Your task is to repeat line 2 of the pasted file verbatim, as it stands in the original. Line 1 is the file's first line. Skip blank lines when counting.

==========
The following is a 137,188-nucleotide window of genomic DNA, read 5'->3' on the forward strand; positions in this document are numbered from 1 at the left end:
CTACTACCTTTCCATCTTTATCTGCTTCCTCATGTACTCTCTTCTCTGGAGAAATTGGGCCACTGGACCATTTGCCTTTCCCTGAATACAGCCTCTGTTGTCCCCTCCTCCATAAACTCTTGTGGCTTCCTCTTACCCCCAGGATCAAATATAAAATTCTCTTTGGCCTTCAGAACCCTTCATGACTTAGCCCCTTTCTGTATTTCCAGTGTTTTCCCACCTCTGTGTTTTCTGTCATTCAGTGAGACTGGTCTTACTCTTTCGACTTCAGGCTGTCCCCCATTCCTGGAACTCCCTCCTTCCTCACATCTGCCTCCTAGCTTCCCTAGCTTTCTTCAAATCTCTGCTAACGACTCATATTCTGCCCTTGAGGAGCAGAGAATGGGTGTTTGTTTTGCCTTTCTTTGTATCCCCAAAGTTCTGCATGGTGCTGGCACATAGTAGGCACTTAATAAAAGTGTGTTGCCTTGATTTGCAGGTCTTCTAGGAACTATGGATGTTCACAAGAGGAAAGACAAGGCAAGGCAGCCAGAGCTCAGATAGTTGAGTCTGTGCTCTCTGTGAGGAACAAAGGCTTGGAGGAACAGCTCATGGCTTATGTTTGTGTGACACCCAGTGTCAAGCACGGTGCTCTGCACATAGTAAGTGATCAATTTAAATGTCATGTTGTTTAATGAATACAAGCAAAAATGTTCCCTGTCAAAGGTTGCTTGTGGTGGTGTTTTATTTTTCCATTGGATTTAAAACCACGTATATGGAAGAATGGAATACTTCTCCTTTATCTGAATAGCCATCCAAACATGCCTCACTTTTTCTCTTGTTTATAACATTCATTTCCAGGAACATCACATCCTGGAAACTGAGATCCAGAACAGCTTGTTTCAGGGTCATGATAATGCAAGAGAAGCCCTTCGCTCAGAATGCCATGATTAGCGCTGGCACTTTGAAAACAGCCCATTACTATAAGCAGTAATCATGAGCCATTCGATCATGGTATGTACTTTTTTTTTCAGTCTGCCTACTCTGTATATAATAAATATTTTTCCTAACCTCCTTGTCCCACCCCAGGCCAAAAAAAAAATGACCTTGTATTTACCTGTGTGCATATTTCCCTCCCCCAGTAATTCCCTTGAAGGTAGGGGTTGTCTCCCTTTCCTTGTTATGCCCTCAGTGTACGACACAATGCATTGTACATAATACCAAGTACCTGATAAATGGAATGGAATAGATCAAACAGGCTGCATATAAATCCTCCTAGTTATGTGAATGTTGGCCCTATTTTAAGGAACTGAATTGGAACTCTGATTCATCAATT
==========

CTACTACCTTTCCATCTTTATCTGCTTCCTCATGTACTCTCTTCTCTGGAGAAATTGGGCCACTGGACCATTTGCCTTTCCCTGAATACAGCCTCTGTTGTCCCCTCCTCCATAAACTCTTGTGGCTTCCTCTTACCCCCAGGATCAAATATAAAATTCTCTTTGGCCTTCAGAACCCTTCATGACTTAGCCCCTTTCTGTATTTCCAGTGTTTTCCCACCTCTGTGTTTTCTGTCATTCAGTGAGACTGGTCTTACTCTTTCGACTTCAGGCTGTCCCCCATTCCTGGAACTCCCTCCTTCCTCACATCTGCCTCCTAGCTTCCCTAGCTTTCTTCAAATCTCTGCTAACGACTCATATTCTGCCCTTGAGGAGCAGAGAATGGGTGTTTGTTTTGCCTTTCTTTGTATCCCCAAAGTTCTGCATGGTGCTGGCACATAGTAGGCACTTAATAAAAGTGTGTTGCCTTGATTTGCAGGTCTTCTAGGAACTATGGATGTTCACAAGAGGAAAGACAAGGCAAGGCAGCCAGAGCTCAGATAGTTGAGTCTGTGCTCTCTGTGAGGAACAAAGGCTTGGAGGAACAGCTCATGGCTTATGTTTGTGTGACACCCAGTGTCAAGCACGGTGCTCTGCACATAGTAAGTGATCAATTTAAATGTCATGTTGTTTAATGAATACAAGCAAAAATGTTCCCTGTCAAAGGTTGCTTGTGGTGGTGTTTTATTTTTCCATTGGATTTAAAACCACGTATATGGAAGAATGGAATACTTCTCCTTTATCTGAATAGCCATCCAAACATGCCTCACTTTTTCTCTTGTTTATAACATTCATTTCCAGGAACATCACATCCTGGAAACTGAGATCCAGAACAGCTTGTTTCAGGGTCATGATAATGCAAGAGAAGCCCTTCGCTCAGAATGCCATGATTAGCGCTGGCACTTTGAAAACAGCCCATTACTATAAGCAGTAATCATGAGCCATTCGATCATGGTATGTACTTTTTTTTTCAGTCTGCCTACTCTGTATATAATAAATATTTTTCCTAACCTCCTTGTCCCACCCCAGGCCAAAAAAAAAATGACCTTGTATTTACCTGTGTGCATATTTCCCTCCCCCAGTAATTCCCTTGAAGGTAGGGGTTGTCTCCCTTTCCTTGTTATGCCCTCAGTGTACGACACAATGCATTGTACATAATACCAAGTACCTGATAAATGGAATGGAATAGATCAAACAGGCTGCATATAAATCCTCCTAGTTATGTGAATGTTGGCCCTATTTTAAGGAACTGAATTGGAACTCTGATTCATCAATT